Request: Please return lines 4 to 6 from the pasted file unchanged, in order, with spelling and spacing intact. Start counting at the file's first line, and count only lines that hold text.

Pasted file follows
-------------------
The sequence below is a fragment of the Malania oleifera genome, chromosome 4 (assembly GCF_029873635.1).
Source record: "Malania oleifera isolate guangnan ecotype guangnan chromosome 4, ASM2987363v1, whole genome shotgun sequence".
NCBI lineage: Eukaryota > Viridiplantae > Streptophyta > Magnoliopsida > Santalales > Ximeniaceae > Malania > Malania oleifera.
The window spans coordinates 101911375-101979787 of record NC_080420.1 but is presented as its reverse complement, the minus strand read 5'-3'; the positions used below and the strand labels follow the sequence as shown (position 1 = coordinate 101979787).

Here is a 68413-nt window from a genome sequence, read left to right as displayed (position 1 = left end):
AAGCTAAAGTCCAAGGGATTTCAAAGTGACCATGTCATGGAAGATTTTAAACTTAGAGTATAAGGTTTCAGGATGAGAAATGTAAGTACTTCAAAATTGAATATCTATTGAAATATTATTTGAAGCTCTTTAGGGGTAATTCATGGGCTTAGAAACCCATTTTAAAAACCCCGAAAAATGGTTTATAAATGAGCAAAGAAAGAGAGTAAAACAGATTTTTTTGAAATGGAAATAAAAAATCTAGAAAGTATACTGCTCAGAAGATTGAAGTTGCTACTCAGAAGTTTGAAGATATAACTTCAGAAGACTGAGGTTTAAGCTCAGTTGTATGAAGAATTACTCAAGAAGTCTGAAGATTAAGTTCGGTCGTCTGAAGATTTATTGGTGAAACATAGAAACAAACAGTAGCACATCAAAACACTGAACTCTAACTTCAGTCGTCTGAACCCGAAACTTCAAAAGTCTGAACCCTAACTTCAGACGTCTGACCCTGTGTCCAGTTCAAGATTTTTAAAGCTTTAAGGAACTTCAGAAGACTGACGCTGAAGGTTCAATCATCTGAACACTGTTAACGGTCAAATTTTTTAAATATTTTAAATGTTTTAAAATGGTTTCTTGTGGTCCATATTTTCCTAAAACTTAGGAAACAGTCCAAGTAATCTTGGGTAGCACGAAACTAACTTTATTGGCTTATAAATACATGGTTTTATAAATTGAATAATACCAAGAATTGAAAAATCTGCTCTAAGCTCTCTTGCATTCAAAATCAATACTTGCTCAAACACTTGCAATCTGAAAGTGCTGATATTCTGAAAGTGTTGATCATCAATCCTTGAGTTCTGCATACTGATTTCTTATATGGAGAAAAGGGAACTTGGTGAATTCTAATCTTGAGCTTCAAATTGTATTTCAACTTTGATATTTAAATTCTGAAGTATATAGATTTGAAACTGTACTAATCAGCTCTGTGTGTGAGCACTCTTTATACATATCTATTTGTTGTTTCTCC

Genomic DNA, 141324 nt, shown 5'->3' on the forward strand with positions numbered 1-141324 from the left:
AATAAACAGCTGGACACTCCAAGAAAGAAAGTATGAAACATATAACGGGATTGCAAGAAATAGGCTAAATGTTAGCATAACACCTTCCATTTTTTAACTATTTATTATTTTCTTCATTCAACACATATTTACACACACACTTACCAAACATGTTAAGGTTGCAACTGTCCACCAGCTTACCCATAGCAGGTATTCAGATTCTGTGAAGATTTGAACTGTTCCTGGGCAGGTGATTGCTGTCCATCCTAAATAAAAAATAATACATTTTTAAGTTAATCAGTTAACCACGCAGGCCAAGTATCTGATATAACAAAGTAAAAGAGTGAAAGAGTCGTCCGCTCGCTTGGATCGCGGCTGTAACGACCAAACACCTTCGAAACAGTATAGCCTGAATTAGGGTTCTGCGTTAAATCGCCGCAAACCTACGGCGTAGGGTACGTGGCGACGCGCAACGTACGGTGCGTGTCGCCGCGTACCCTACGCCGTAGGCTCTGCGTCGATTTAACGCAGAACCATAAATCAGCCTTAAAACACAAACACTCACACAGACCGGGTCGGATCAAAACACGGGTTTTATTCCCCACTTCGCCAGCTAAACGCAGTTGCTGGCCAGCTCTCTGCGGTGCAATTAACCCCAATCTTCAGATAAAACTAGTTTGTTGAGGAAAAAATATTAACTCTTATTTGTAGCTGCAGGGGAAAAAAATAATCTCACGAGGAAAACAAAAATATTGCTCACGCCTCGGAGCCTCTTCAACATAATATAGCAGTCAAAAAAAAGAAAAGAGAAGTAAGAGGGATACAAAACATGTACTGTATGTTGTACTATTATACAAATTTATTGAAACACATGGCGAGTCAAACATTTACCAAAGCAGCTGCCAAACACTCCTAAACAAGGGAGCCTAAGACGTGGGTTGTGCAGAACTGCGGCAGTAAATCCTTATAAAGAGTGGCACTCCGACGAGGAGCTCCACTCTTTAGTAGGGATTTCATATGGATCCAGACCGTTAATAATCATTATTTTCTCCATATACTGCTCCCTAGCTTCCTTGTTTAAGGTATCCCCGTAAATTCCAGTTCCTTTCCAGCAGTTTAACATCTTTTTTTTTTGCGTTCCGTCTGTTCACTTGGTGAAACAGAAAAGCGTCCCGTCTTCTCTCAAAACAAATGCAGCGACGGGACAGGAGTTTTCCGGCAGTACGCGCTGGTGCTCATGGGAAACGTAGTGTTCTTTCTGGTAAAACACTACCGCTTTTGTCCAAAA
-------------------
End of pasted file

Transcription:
The window spans coordinates 101911375-101979787 of record NC_080420.1 but is presented as its reverse complement, the minus strand read 5'-3'; the positions used below and the strand labels follow the sequence as shown (position 1 = coordinate 101979787).

Here is a 68413-nt window from a genome sequence, read left to right as displayed (position 1 = left end):
AAGCTAAAGTCCAAGGGATTTCAAAGTGACCATGTCATGGAAGATTTTAAACTTAGAGTATAAGGTTTCAGGATGAGAAATGTAAGTACTTCAAAATTGAATATCTATTGAAATATTATTTGAAGCTCTTTAGGGGTAATTCATGGGCTTAGAAACCCATTTTAAAAACCCCGAAAAATGGTTTATAAATGAGCAAAGAAAGAGAGTAAAACAGATTTTTTTGAAATGGAAATAAAAAATCTAGAAAGTATACTGCTCAGAAGATTGAAGTTGCTACTCAGAAGTTTGAAGATATAACTTCAGAAGACTGAGGTTTAAGCTCAGTTGTATGAAGAATTACTCAAGAAGTCTGAAGATTAAGTTCGGTCGTCTGAAGATTTATTGGTGAAACATAGAAACAAACAGTAGCACATCAAAACACTGAACTCTAACTTCAGTCGTCTGAACCCGAAACTTCAAAAGTCTGAACCCTAACTTCAGACGTCTGACCCTGTGTCCAGTTCAAGATTTTTAAAGCTTTAAGGAACTTCAGAAGACTGACGCTGAAGGTTCAATCATCTGAACACTGTTAACGGTCAAATTTTTTAAATATTTTAAATGTTTTAAAATGGTTTCTTGTGGTCCATATTTTCCTAAAACTTAGGAAACAGTCCAAGTAATCTTGGGTAGCACGAAACTAACTTTATTGGCTTATAAATACATGGTTTTATAAATTGAATAATACCAAGAATTGAAAAATCTGCTCTAAGCTCTCTTGCATTCAAAATCAATACTTGCTCAAACACTTGCAATCTGAAAGTGCTGATATTCTGAAAGTGTTGATCATCAATCCTTGAGTTCTGCATACTGATTTCTTATATGGAGAAAAGGGAACTTGGTGAATTCTAATCTTGAGCTTCAAATTGTATTTCAACTTTGATATTTAAATTCTGAAGTATATAGATTTGAAACTGTACTAATCAGCTCTGTGTGTGAGCACTCTTTATACATATCTATTTGTTGTTTCTCC